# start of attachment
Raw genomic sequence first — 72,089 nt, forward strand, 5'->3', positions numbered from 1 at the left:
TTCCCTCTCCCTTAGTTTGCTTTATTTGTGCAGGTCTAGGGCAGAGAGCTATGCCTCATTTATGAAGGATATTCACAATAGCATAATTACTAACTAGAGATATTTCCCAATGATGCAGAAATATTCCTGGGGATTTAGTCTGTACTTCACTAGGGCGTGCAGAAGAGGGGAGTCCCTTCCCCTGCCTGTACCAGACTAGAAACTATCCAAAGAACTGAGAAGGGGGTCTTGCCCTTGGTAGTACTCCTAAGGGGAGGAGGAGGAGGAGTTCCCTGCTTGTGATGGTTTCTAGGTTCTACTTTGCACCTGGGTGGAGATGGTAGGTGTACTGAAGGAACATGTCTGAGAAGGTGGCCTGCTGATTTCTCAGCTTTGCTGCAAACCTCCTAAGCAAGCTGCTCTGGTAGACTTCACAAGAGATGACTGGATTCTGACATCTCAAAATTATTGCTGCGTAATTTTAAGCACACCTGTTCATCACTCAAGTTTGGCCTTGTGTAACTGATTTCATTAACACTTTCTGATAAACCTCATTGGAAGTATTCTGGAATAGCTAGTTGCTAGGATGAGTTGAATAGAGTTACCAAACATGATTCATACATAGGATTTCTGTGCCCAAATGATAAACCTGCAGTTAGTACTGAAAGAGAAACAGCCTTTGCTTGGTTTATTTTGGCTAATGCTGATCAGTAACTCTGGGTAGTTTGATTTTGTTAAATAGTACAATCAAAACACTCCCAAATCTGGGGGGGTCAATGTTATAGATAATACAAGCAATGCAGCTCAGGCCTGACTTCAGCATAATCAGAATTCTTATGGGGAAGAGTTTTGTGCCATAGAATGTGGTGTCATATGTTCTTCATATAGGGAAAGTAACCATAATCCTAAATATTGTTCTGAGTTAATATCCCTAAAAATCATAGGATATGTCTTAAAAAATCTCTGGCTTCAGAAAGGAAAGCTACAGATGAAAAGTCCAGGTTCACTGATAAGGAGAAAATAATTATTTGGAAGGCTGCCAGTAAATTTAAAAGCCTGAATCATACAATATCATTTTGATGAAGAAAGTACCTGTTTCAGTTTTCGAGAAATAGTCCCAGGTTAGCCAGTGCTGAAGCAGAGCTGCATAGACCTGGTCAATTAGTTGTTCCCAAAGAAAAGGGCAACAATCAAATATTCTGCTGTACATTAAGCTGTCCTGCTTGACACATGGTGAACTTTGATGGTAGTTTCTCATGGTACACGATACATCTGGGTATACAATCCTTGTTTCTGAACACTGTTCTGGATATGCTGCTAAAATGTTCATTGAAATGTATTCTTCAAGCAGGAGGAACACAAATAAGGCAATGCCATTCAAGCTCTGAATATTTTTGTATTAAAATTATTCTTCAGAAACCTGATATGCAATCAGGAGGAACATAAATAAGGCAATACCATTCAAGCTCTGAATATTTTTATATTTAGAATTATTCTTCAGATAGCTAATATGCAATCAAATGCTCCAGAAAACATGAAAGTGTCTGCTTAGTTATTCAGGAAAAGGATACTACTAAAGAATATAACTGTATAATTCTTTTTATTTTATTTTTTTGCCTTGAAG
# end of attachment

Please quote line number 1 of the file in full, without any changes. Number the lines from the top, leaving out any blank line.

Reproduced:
Raw genomic sequence first — 72,089 nt, forward strand, 5'->3', positions numbered from 1 at the left: